Musical scales are tied closely to mathematics. An interesting pattern emerges when the ratios of frequencies of a given scale are calculated. Additionally, the frequencies of the two notes that sound good together usually have a special mathematical relationship (as 1 and the one to the right of 12 did in this demonstration).

In this activity, if the room used is noisy, the microphone may occasionally pick up background noise and give a frequency far off the expected value. These values should be discarded as outliers and the measurement retaken.

Sample Data: This is sample data that we found. Different tone generators or instruments will be tuned slightly differently. The general concept should be the same though.

Data Table 1

 Key Frequency (Hz) Df (Hz) Difference to Previous Note Ratio to Previous Note # Note 1 C4 261.72 ------ ------ 2 C4# 277.28 15.56 1.06 3 D4 293.98 16.70 1.06 4 E4b 311.25 17.27 1.06 5 E4 331.77 20.52 1.07 6 F4 351.74 19.97 1.06 7 F4# 370.70 18.96 1.05 8 G4 393.32 22.62 1.06 9 A4b 415.84 22.52 1.06 10 A4 440.76 24.92 1.06 11 B4b 466.76 26.00 1.06 12 B4 494.86 28.10 1.06 13 C5 524.77 29.91 1.06 17 E5 658.00 ------ ------ 20 G5 782.00 ------ ------ 25 C6 1043.00 ------ ------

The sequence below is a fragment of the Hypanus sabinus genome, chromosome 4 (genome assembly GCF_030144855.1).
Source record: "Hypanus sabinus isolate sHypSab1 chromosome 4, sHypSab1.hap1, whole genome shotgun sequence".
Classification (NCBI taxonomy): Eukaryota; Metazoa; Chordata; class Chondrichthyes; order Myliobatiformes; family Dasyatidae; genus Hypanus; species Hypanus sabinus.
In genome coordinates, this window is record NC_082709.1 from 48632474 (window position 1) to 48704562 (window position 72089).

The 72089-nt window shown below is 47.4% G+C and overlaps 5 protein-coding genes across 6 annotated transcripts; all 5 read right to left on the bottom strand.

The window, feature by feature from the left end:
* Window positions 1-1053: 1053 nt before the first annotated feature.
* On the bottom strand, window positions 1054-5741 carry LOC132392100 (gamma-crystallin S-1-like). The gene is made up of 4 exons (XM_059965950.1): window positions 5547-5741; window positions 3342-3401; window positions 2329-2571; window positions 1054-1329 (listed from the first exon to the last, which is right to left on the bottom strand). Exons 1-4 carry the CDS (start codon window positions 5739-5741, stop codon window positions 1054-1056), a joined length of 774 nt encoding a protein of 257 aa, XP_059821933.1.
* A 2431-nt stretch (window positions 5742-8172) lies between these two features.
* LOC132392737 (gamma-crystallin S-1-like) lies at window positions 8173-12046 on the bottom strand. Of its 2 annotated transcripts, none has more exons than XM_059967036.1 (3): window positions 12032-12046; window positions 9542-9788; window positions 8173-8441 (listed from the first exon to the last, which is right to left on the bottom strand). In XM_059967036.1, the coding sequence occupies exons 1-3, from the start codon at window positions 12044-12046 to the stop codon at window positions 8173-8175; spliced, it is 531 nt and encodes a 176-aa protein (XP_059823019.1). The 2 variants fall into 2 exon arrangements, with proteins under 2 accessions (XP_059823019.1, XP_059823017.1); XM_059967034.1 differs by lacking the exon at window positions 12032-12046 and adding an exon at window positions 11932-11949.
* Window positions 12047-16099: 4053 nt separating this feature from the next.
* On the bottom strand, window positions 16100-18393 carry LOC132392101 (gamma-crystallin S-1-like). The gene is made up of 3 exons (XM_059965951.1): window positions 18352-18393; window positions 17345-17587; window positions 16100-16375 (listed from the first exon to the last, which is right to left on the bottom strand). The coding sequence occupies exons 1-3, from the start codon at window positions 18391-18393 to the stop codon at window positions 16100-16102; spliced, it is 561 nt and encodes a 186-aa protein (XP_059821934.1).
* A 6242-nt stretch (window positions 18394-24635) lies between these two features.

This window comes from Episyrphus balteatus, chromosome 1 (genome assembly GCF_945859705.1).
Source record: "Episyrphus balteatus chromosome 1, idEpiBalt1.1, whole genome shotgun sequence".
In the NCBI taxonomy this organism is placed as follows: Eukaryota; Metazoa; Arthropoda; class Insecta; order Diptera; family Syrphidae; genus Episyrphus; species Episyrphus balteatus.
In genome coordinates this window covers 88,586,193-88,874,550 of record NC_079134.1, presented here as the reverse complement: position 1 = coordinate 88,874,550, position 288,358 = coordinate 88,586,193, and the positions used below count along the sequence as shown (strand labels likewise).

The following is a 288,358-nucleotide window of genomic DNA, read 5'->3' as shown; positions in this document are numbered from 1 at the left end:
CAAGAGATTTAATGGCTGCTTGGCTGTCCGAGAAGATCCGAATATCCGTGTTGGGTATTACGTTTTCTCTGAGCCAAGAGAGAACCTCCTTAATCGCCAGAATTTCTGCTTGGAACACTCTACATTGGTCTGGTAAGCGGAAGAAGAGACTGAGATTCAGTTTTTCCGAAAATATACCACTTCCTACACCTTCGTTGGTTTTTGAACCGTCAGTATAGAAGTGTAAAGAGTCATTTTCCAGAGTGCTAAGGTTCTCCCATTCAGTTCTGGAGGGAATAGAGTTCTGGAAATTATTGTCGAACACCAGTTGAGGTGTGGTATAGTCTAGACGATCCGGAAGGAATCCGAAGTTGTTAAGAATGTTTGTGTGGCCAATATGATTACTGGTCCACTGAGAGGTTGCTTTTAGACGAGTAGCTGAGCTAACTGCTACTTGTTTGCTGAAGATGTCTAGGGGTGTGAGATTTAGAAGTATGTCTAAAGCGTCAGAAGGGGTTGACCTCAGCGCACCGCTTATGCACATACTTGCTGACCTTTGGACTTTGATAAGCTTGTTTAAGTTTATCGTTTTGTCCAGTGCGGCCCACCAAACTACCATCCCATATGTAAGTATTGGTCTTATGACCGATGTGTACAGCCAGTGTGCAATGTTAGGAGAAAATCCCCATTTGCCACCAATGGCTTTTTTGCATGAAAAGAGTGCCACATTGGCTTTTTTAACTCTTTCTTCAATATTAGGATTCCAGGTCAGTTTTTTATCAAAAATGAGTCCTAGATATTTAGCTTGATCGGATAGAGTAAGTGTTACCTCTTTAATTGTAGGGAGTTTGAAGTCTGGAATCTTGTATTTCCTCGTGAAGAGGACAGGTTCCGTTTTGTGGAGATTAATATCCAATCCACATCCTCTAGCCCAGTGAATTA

Data Table 2

 Key Ratio to C4 (Decimal) Ratio to C4 (Fraction) # Note 1 C4 1.0 1/1 3 D4 1.12 9/8 5 E4 1.27 5/4 6 F4 1.34 4/3 8 G4 1.50 3/2 10 A4 1.68 5/3 12 B4 1.89 15/8 13 C5 2.01 2/1 17 E5 2.51 5/2 20 G5 2.99 3/1 25 C6 3.99 4/1

1. There doesn't seem to be any pattern in the subtraction of frequencies.
2. There is a pattern in that every ratio of the note and the earlier note's frequency is the same ratio that should be about 1.06.
3. There is an interesting relationship that emerges with this one. Focusing on just the white keys, the notes have simple whole-number ratios to the first note:

D: = 1 + 1/8 = 9/8
A: 1 + 2/3 = 5/3
E: = 1 + 1/4 = 5/4
B: 1 + 7/8 = 15/8